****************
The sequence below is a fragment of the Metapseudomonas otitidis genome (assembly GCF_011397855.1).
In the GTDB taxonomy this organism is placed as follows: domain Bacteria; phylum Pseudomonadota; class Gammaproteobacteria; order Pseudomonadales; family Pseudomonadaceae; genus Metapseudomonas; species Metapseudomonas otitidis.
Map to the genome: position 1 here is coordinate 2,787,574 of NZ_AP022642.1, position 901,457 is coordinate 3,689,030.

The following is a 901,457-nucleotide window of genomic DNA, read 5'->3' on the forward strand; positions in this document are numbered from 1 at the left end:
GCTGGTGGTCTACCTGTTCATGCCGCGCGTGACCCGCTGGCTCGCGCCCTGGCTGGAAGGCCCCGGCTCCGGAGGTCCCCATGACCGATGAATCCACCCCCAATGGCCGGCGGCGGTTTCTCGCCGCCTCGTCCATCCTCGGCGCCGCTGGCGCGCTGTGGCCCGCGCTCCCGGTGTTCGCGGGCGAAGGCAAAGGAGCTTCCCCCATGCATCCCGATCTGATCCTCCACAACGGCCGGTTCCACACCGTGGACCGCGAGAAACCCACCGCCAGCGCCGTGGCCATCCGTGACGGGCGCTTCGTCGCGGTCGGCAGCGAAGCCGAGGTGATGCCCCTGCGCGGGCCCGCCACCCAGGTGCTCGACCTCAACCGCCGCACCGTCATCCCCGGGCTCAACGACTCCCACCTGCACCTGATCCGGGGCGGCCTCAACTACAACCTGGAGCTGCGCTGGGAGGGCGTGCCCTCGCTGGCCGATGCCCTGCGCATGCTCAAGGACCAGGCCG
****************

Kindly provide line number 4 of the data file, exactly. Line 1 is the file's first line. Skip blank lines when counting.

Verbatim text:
The following is a 901,457-nucleotide window of genomic DNA, read 5'->3' on the forward strand; positions in this document are numbered from 1 at the left end: